Field Guide to Beekeeping
The Components of a Honey Bee Nest
by Jamie Ellis
In my column last month, I discussed the terminology associated with the members of a honey bee colony. In the present article, I am going to introduce you to terminology associated with the hive and its various components. I put the important new terms in bold font so that you know exactly what I am trying to define.
I will begin my discourse of nest components by discussing the difference between a honey bee colony and a honey bee nest (or hive). In the loosest sense, a honey bee colony is a group of bees, usually sharing the same or a related mother, that together function as a single unit. This “togetherness” confers certain, mutually beneficial attributes that are otherwise absent in a single bee. In laymen’s terms, a colony is the sum total of all the bees that live in the nest. The nest, or hive, on the other hand, is the physical space occupied by the colony and is the sum of the components that together, comprise the nest.
Why make the distinction between nest/hive and colony? Quite frankly, it is because we often use the terms incorrectly or interchangeably. It is very common to hear one say that bees live in a colony or that the bees are a hive (i.e. a hive of bees). However, it is important to distinguish between the two since they do not mean the same thing and conversations become confused when using the words incorrectly. Bees do not live in a colony, neither are they a hive, though the latter use is accepted increasingly. I prefer to use the word nest rather than hive because I believe it is less ambiguous and less likely to be used incorrectly.
With that background, I am not writing about the components of a honey bee colony. That would produce a discussion of the colony members, which I covered in last month’s column. Rather, I am focusing on the components of a nest, the bees’ living quarters. I also am not discussing the parts of a managed hive (the lids, frames, bottom board, etc.). Instead, I am focusing on those parts that are common to all hives, whether managed, wild, or feral.
The honey bees we keep prefer to nest in cavities that are about 40 L in volume and 10 or more feet above the ground. We know this from the work of L.L. Langstroth and Tom Seeley, among others, who conducted elegant studies to determine honey bee nest site preferences. Furthermore, there likely is a number of nests that honey bees will establish per unit area (# nests/unit area = nest density). Notably, honey bees in the wild rarely nest in the densities that we as beekeepers create in our overcrowded apiaries. Bees seem to nest at much lower densities, likely based on the amount of resources available in the environment.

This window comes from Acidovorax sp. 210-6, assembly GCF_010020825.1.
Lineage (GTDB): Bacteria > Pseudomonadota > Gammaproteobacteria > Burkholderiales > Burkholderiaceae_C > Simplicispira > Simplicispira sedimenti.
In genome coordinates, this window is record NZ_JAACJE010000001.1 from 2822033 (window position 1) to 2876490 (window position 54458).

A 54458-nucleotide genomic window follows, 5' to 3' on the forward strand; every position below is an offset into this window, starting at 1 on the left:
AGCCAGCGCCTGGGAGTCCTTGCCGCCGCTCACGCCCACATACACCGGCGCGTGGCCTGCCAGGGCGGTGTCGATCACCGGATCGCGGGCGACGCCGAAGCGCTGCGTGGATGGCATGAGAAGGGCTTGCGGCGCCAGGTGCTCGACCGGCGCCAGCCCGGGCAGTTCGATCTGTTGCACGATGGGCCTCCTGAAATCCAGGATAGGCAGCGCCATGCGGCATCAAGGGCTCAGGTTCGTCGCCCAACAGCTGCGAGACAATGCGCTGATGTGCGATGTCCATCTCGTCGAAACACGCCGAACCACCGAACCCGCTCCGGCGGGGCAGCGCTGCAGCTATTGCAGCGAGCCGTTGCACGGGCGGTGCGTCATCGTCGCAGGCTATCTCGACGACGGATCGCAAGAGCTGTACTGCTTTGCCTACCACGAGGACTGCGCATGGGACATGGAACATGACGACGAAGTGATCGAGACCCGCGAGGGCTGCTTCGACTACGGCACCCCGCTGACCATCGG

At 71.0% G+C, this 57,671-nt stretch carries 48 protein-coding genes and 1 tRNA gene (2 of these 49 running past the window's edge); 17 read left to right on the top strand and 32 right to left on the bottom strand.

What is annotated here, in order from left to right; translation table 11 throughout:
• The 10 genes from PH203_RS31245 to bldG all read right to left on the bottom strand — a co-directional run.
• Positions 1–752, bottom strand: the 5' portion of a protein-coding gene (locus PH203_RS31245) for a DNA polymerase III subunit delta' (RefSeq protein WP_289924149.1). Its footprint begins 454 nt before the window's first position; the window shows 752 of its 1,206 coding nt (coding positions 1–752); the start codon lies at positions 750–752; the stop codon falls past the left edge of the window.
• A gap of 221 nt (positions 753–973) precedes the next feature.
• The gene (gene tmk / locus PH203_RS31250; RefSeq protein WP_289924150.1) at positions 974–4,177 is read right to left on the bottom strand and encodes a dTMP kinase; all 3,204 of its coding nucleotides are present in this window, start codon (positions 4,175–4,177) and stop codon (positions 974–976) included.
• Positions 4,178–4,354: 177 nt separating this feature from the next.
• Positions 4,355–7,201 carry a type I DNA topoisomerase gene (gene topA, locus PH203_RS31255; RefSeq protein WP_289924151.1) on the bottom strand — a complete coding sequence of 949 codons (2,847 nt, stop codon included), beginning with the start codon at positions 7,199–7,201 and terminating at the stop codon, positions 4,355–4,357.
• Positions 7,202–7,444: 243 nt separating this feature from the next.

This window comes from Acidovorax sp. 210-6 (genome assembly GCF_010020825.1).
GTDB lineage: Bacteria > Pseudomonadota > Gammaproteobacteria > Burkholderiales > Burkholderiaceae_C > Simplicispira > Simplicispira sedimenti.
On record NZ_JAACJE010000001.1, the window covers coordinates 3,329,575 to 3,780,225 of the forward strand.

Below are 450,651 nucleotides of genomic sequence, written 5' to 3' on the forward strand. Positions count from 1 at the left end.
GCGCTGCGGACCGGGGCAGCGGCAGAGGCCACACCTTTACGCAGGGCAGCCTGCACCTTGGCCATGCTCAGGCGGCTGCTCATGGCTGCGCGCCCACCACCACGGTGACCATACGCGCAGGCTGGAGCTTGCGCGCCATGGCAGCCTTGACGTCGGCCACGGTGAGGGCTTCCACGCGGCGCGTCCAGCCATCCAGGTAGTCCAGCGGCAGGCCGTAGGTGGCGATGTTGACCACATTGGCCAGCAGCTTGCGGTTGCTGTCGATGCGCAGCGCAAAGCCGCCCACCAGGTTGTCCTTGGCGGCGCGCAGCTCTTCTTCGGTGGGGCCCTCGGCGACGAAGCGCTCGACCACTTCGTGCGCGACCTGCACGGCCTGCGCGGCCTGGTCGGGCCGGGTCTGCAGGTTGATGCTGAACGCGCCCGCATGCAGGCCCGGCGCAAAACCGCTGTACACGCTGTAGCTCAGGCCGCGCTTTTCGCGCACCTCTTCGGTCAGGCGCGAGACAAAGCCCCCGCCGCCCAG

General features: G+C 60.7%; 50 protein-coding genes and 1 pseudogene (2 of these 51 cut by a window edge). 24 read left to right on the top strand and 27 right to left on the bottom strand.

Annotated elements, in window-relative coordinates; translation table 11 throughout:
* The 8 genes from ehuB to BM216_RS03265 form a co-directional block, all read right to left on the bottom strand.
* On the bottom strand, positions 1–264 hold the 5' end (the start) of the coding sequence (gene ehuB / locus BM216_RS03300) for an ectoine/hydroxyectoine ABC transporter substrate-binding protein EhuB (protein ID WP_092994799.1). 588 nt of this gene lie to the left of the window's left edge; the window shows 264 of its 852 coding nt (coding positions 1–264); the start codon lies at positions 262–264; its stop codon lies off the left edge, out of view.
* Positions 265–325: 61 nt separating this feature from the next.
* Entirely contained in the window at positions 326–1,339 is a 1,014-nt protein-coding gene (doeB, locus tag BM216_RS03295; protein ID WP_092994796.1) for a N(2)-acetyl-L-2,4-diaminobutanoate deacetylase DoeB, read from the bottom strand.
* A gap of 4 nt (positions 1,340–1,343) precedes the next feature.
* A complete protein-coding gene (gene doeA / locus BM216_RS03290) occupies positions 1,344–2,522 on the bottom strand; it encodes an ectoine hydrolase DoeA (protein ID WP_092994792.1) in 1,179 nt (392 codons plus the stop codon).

The nesting sites that honey bees choose to inhabit usually meet stringent criteria that the bees desire. I will not discuss those criteria in depth here, but it is worth noting that Tom Seeley, in his book Honey Bee Democracy, covers this topic in considerable detail. I also want to share that Randall Hepburn and colleagues published a book entitled Honeybee Nests: Composition, Structure, Function. The authors of both books more than adequately cover the topics of nest site choice (Seeley) - what honey bee colonies desire in a nest site - and nest components (Hepburn et al.), i.e. the parts of a nest. I recommend reading both if you remain interested in this topic after you finish reading this article.
All honey bee nests have an entrance (Figure 1). In managed hives, the entrance is at the base of the nest and occupies a space that is the entire width of the face of the nest. For nest sites occupied by wild or feral colonies, the nest entrance may be as small as the diameter of a dime, though the entrance most commonly is a few inches in size. Some wild and feral nests even have multiple entrances.
The nest entrance is the exit and entry point for bees leaving and entering the hive. All of the colony’s traffic is directed through the nest entrance. It also serves as the point of entry for would-be colony pests, parasites, and predators. Consequently, the bees work hard to defend the nest entrance against colony invasion and other threats to the colony.
When entering the colony through the nest entrance, one quickly encounters the wax combs (Figure 2) that provide the internal framework for the colony. The honey bees we keep construct multiple layers of wax combs, arranged vertically in sheets in their nests. The bees suspend these combs from the ceiling of the nest and affix them to the nest walls to provide added structural support to the combs.
The combs are made of wax that bees secrete from special glands, the wax glands, located on the underside of their abdomens. Wax production is greatest during a nectar flow because the incoming sugar source provides the energy the bees need to secrete the wax and the incoming nectar needs a place to be stored, thus creating a demand for comb. The bees remove the wax scales from their abdomens and use their mandibles (their chewing mouthparts) to manipulate the wax and place it on the growing comb.
Beeswax, the term for the wax produced by the bees, is an interesting substance itself. New wax is white and its chemistry is fairly well known. The major compound families in beeswax include alkanes, alkenes, free fatty acids, monoesters, diesters, and hydroxymonoesters (Hepburn et al. 2014). Fatty alcohols and hydroxydiesters are minor constituents of beeswax. Hepburn et al. (2014) note that beeswax is a visco-elastic, thermoplastic material.
This simply means that beeswax “flows” at normal hive temperatures, though to the naked eye, it looks as if nothing changes. In this sense, it is somewhat like glass, which behaves like a “liquid-solid.”
In managed hives, bees are encouraged to build their combs within the ...